Last Night in St. Paul: Déjà Vu

Déjà vu. In 1992, while managing economic policy for Bill Clinton's campaign, I recall watching the Republican Convention in happy disbelief. For days, the gabfest had veered sharply and angrily to the right; and then, when George H.W. Bush accepted his renomination, it took him 26 minutes to get to the economy, the central issue of that campaign, which he talked about for perhaps five minutes. He didn't get it, and neither did John McCain last night. It took him even longer to get to the deep, economic concerns of a majority of Americans, and then devoted about three minutes to jobs, wages, the housing bust, globalization, trade, debt, and the rest. He doesn't get it either.

Another aging, career politician out of touch is hardly news. But another president who doesn't understand or much care about what's happening to most people in our economy would have serious long-term consequences for the real prospects of tens of millions of American families. And deteriorating conditions for most could well undermine public support for the measures that a responsible president will have to take over the next generation - including broad based IT training for all workers; universal access to post-secondary education; a major national commitment to 21st century infrastructure, including universal broadband and climate-friendly light rail system in most major metropolitan areas; a national commitment to aggressively support and promote R&D in climate friendly technologies and fuels, and support to broadly deploy the new technologies and alternative fuels; new cost-control provisions to slow rising health care costs as we provide universal access to health care insurance; and more.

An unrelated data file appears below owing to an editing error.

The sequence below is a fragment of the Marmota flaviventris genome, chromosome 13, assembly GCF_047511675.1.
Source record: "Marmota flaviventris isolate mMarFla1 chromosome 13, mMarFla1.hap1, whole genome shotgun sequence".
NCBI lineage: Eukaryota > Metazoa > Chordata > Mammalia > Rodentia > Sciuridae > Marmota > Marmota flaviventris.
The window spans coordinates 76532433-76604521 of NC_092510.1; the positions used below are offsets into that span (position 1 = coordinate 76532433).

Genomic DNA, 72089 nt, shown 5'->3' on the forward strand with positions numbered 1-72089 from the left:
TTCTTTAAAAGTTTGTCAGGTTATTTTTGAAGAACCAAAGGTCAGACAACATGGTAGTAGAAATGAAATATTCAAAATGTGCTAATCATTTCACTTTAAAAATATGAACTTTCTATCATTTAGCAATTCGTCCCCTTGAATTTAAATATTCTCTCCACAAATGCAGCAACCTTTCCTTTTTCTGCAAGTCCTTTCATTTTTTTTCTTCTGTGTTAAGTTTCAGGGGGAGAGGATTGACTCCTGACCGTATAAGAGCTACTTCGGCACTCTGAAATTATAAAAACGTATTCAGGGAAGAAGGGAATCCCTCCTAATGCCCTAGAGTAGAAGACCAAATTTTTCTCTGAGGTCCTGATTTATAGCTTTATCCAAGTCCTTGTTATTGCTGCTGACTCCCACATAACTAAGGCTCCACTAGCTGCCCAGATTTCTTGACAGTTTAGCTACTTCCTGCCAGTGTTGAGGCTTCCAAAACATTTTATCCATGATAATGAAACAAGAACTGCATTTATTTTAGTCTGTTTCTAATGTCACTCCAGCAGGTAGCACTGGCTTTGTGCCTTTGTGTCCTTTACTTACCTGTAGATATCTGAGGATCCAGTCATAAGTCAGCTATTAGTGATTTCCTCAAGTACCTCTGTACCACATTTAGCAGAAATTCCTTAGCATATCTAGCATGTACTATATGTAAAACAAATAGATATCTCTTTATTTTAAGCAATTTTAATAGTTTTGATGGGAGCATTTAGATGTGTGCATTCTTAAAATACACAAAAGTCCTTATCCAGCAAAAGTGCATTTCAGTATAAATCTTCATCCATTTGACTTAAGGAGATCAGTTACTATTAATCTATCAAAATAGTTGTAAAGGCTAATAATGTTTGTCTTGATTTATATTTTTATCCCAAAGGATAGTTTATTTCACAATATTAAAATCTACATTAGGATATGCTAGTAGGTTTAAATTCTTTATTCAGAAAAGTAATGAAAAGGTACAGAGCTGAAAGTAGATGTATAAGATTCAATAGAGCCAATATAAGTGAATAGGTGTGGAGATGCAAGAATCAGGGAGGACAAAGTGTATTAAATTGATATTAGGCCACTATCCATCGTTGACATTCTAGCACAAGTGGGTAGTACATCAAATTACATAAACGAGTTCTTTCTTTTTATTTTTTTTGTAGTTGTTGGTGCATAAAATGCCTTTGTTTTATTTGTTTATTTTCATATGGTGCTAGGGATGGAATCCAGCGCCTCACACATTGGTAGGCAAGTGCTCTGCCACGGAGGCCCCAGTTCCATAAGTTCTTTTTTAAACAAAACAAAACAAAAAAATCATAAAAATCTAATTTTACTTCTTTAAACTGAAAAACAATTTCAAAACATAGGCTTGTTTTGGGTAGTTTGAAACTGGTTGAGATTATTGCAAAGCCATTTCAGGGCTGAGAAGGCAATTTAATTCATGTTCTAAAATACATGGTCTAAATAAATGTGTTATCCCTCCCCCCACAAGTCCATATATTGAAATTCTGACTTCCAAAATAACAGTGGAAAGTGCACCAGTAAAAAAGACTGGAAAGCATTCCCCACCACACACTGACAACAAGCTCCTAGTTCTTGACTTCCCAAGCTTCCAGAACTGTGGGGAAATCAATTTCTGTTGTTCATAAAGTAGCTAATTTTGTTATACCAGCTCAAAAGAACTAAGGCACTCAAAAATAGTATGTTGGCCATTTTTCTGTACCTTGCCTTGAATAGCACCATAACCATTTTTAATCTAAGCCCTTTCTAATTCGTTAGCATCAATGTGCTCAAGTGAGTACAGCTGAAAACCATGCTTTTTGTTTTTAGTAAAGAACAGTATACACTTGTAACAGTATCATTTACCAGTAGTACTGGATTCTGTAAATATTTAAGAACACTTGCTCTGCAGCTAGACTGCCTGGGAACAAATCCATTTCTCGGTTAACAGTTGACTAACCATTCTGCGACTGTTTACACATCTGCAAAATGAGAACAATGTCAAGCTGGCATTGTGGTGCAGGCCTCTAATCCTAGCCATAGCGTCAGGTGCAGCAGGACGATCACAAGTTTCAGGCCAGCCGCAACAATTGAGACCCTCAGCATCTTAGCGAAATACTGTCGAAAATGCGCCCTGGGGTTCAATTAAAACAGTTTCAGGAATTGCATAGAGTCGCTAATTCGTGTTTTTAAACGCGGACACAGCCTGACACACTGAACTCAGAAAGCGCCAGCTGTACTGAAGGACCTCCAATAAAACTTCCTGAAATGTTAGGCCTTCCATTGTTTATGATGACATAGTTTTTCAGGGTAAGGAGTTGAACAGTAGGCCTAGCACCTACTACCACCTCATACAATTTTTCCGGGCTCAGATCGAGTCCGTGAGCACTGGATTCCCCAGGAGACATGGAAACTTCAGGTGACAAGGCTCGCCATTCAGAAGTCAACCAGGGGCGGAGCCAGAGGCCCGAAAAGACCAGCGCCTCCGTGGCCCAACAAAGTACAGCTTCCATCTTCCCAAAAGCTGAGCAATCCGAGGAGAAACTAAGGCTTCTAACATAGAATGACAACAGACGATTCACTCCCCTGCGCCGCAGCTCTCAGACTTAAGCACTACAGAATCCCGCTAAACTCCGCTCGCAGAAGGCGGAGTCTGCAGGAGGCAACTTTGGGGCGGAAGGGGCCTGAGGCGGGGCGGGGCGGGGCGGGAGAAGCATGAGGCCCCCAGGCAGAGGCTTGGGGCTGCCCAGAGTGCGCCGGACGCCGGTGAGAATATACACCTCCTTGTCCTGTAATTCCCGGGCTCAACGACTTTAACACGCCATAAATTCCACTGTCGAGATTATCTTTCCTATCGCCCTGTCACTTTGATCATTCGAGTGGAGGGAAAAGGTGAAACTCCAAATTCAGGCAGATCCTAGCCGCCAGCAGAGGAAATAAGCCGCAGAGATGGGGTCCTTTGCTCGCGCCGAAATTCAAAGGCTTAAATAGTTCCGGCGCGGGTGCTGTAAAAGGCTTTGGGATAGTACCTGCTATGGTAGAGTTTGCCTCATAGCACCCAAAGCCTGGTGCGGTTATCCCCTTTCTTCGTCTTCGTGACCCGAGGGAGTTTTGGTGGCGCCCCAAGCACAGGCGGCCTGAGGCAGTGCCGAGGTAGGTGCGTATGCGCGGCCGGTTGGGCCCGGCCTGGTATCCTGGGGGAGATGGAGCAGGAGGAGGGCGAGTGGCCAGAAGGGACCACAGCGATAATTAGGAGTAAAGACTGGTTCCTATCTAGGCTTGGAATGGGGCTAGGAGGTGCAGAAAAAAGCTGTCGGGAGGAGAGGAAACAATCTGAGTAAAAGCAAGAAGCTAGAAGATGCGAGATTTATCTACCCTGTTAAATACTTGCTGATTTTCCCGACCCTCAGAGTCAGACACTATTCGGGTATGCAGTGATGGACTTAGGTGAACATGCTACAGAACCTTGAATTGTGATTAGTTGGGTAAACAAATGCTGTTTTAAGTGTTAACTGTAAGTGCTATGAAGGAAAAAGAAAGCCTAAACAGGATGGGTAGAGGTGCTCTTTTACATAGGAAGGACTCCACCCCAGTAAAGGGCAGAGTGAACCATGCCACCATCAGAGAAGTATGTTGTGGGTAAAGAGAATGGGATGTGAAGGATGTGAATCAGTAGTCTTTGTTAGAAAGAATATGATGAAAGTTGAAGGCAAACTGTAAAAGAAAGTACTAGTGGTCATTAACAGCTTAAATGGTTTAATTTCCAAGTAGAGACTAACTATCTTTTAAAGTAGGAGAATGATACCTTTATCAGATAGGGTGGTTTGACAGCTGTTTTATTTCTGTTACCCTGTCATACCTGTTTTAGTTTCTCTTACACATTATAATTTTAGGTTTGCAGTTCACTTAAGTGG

Somehow, none of this made its way into John McCain's acceptance speech, which is only the most recent evidence that he doesn't have what we need in our next president.